January 2011 - The beginning

It was midnight on the 19th January 2011 when I stood beside our 3yr old daughter, Victoria Grace Robinson, as she lay in the CT scanner at the John Hunter Hospital, Newcastle, Australia
For the past week, Victoria had been tripping up whilst walking. After visiting a GP who advised there was nothing wrong with her, a good friend of ours, suggested that I take her to another doctor as soon as possible.

It was nearing the end of the day, so I felt it would be best to take Victoria to see another good friend of ours who is a doctor. Upon seeing Victoria he advised that I take her to the Emergency department immediately. Ken, my husband and Victoria's father was in Melbourne on business. I arranged for my friend to look after our other children, Marshall, Charlotte and Alexandra at home, whilst I took Victoria to the John Hunter Hospital.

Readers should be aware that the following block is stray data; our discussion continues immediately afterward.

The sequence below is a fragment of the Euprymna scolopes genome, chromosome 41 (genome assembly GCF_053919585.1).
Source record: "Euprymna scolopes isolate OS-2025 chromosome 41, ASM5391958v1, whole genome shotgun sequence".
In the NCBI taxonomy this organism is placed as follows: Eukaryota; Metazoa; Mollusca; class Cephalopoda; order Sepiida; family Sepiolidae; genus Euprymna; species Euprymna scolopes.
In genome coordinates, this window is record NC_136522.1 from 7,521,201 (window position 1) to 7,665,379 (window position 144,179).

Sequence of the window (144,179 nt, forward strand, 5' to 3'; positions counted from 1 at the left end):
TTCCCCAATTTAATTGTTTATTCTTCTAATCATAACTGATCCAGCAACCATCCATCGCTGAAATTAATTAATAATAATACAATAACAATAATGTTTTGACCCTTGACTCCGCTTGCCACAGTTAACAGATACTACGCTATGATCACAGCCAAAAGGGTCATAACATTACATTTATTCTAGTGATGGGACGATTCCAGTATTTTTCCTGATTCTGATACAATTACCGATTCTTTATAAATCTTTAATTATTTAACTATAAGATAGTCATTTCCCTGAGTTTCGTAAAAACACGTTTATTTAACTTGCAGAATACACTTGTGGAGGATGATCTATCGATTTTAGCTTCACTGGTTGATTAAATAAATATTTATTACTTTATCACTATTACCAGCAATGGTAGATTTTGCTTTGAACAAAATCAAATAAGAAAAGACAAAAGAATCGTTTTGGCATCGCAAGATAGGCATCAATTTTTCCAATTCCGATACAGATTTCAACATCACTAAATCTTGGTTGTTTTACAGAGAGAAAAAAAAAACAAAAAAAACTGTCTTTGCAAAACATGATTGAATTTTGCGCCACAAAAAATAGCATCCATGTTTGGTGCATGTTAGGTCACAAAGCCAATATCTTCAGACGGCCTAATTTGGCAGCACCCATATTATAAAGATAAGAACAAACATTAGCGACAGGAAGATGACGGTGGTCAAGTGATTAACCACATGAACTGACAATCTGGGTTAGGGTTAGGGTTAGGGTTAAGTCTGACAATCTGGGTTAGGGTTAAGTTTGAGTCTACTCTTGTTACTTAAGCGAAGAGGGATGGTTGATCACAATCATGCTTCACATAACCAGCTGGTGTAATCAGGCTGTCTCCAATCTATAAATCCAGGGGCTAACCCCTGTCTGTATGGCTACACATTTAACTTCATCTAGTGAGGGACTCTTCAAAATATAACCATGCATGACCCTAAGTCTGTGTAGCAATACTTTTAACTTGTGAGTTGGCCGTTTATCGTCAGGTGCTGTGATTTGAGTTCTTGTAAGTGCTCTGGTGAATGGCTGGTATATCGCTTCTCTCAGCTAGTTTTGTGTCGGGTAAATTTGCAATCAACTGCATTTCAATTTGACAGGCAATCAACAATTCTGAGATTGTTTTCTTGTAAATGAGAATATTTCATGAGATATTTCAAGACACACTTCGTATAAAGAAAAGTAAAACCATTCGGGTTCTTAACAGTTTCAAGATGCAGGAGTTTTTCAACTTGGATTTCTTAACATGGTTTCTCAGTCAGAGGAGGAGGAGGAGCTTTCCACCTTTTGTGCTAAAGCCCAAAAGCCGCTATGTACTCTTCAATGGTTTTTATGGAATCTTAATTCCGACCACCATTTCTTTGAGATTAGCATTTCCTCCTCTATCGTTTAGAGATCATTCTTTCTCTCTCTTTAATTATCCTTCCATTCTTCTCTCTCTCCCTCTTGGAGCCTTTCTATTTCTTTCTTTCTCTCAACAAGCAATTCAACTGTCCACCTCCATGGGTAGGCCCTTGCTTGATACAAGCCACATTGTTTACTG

After 3 hours of various tests in the emergency department, Victoria ended up in the CT scanner at midnight. I stood beside her, praying, “God please give us all the strength to get through this, whatever the outcome is". I could tell by the way the doctors and nurses were acting that this was not a good scenario.

When the scan was finished we returned to the Emergency Department. I sat beside Victoria, who was blissfully asleep. The neurologist told me, "There is a mass in your child’s brain".
What do you do? –Scream!!!! Oh God!!!!!!!!!!!!

The neurologist explained the scenario to my husband on the phone. I then phoned my mother in NZ and said, "Mum I need you here now". And being the wonderful mother she is, she was on the first plane out of NZ in the morning, and here in Newcastle by 4pm on Thursday 20th January.

Thursday 20th January 2011
Thursday 20th January, Victoria had an MRI scan in the afternoon. After the MRI, we sat around the nurses station reviewing the MRI results with 8 doctors. The neurosurgeon who was to perform the operation said to me, "This is a very unusual tumor, in a very unusual place".